The main event begins today -- err, check that. The main event "began" last night. With the 12-hour time difference between Sochi and the Bay Area, the competition ramped up while we were watching the Opening Ceremony on Friday night. Here's a look at what's on tap Saturday (and early Sunday morning), with one critical piece of information at the top:
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NBC and its family of networks will provide 1,539 hours of coverage, but the only place you can watch everything live is online. The choice events (think: men's downhill this weekend) will be shown on TV only on a delayed basis as part of NBC's prepackaged prime time broadcast. The only way to have access to everything live is on your digital devices through the NBC Sports Live Extra app. It's free to download, but you'll need to be a cable or satellite subscriber in order to log-in. For more information, go to: www.nbcolympics.com/liveextra/help.
Because we watch
Can't get enough Olympic figure skating? You're in luck: There's more this year than ever before, thanks to the addition of the team skate. It works like gymnastics, with skaters competing in traditional disciplines and the scores combined to determine the best of the 10 participating countries. Today's competition begins at 6:30 a.m. with the ice dancing portion. (Meryl Davis and Charlie White, the 2010 silver medalists, will perform.) At 8 a.m., two-time national champion Ashley Wagner (shown) takes the ice for the ladies' short program. Then it's time for the pairs. Everything will be shown live on NBCSN and via tape delay during NBC's prime time broadcast. The competition concludes Sunday. (San Jose teen Polina Edmunds won't compete until Feb. 19.)
The men's luge singles begins at 6:30 a.m. with the first of two qualifying runs. Team USA is seeking its first Olympic medal in the singles competition (men's or women's).
The U.S. has never medaled in any of the biathlon disciplines, but don't be surprised if an American makes the podium in Sochi. (OK, be surprised, but don't be shocked.) The World Cup circuit has yielded unprecedented success in recent years for Team USA. The next step to biathlon glory starts with the men's 10km sprint at 6:30 a.m. It will be shown on a delayed basis during NBC's afternoon broadcast.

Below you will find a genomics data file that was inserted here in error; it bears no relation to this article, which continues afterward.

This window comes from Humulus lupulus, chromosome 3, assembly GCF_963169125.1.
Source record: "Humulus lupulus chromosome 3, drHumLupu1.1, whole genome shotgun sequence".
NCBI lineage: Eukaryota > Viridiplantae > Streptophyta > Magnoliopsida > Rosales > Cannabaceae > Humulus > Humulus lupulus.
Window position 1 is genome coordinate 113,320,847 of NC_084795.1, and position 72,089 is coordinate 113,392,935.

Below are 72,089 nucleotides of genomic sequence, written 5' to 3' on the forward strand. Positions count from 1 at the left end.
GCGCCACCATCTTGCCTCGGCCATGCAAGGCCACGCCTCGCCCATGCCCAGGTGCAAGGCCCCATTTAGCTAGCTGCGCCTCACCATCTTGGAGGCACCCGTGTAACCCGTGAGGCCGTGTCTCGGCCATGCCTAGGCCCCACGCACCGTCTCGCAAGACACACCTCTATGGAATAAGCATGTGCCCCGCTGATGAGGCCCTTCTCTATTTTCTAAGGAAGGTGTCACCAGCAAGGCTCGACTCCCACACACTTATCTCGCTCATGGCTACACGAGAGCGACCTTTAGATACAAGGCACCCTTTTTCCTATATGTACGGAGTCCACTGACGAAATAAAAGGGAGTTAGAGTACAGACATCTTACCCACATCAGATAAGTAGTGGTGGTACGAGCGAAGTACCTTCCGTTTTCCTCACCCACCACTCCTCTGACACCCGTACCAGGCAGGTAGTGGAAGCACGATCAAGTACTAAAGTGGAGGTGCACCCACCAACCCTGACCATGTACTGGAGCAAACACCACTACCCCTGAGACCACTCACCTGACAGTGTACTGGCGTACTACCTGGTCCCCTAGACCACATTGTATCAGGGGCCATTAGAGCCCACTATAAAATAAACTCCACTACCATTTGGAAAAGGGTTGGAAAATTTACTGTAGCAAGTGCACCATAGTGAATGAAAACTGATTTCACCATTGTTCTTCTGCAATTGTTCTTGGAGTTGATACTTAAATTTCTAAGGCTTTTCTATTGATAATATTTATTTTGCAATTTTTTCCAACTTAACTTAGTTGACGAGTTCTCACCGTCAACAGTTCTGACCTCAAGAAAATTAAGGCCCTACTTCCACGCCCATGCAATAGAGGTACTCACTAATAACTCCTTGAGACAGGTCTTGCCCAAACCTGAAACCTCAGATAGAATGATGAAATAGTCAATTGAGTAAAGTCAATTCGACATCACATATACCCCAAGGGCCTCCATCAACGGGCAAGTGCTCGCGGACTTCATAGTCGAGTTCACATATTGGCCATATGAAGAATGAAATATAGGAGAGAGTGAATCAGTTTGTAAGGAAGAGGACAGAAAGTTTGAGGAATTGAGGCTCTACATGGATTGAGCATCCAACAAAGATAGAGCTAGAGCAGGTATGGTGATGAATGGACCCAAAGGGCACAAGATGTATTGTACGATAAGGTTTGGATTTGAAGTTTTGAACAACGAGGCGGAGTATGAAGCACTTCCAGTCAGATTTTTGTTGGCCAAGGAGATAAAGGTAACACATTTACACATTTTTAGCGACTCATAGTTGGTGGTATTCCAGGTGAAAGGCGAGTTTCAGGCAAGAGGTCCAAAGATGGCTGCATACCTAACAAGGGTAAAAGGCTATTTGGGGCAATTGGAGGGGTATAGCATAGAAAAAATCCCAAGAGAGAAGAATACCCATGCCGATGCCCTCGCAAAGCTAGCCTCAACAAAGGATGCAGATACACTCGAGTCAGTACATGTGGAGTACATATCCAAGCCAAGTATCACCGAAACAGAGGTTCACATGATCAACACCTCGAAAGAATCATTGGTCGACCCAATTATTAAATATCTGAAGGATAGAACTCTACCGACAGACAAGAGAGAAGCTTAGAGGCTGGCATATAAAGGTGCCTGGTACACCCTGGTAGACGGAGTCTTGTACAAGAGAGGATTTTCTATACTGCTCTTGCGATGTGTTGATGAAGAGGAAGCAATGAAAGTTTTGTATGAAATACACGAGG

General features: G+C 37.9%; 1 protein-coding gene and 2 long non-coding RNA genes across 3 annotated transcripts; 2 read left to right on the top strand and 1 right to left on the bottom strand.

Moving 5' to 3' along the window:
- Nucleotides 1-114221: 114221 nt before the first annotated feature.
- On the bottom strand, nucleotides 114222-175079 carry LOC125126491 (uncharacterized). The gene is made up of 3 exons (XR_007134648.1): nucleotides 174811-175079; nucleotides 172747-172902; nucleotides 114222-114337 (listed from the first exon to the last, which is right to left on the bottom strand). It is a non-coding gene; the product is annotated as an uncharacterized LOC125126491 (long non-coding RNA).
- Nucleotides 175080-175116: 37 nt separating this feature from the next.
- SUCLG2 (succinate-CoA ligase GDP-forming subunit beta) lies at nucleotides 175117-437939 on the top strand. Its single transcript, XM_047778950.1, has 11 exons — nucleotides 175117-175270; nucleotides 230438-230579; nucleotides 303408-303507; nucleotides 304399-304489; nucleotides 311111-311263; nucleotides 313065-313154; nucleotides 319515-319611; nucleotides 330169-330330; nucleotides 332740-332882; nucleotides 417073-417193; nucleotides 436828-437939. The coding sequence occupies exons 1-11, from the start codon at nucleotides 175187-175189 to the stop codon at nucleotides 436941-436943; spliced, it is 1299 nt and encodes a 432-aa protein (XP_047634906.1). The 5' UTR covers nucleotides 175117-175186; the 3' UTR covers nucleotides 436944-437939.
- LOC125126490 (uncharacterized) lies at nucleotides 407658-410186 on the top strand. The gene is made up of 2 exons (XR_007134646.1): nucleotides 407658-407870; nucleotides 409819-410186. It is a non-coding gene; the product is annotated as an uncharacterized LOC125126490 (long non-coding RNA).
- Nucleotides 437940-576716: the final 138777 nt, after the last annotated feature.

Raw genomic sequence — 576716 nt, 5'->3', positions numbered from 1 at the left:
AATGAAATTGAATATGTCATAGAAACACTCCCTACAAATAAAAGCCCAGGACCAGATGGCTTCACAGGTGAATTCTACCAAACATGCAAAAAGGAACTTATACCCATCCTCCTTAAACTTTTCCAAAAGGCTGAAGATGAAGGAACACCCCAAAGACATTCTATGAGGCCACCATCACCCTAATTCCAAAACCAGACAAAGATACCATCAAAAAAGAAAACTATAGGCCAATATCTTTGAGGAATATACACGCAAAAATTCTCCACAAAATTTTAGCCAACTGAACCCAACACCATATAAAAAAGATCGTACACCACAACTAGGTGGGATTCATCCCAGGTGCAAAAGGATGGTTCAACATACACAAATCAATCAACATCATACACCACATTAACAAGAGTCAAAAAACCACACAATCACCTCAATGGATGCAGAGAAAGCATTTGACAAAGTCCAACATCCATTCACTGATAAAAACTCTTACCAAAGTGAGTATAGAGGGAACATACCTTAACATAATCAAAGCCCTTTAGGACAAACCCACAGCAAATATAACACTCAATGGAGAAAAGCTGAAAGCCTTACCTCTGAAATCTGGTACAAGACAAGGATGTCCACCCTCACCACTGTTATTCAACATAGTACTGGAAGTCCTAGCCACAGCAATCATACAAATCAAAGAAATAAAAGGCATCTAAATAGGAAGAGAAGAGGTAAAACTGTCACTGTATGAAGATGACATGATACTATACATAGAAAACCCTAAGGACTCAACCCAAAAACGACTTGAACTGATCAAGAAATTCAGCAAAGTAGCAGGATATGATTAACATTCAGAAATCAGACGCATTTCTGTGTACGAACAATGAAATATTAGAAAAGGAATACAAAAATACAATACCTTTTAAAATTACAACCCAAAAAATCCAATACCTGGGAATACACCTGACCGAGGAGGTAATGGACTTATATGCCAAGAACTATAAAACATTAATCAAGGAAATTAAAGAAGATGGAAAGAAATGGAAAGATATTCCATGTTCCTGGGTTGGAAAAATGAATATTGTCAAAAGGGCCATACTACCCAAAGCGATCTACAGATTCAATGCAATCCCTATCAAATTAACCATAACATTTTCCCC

Going for gold
Few American Olympians are as dominant as Hannah Kearney is in the moguls. The die-hard Boston Red Sox fan -- she's from New Hampshire -- won gold in 2010 and ripped through her qualifying run Thursday. At 10 a.m., she defends her Olympic title. "I feel like I'm better now than in Vancouver," Kearney said. No surprise: NBC is saving Kearney for its prime time broadcast.
Bode Miller, the most-decorated skier in U.S. history, takes aim at his sixth Olympic medal (and second gold) when he competes in the downhill. The event begins at 11 p.m. Saturday night but won't be shown on NBC for nearly 24 hours -- until the mothership's Sunday night broadcast. Miller's chief competition is Norway's Aksel Lund Svindal.
Star of the slope
Snowboarder Jamie Anderson is a good bet to become the first Northern Californian to win gold in Sochi. (She's from South Lake Tahoe and, yes, that counts as NorCal.) Anderson posted the second-best time in the slopestyle qualification and received a direct berth into the finals. But you'll need to stay up late -- or get up early -- to watch Anderson via live stream. (The finals are Sunday at 1:15 a.m.) Or just wait for NBC's prime time broadcast Sunday night.
-- By Jon Wilner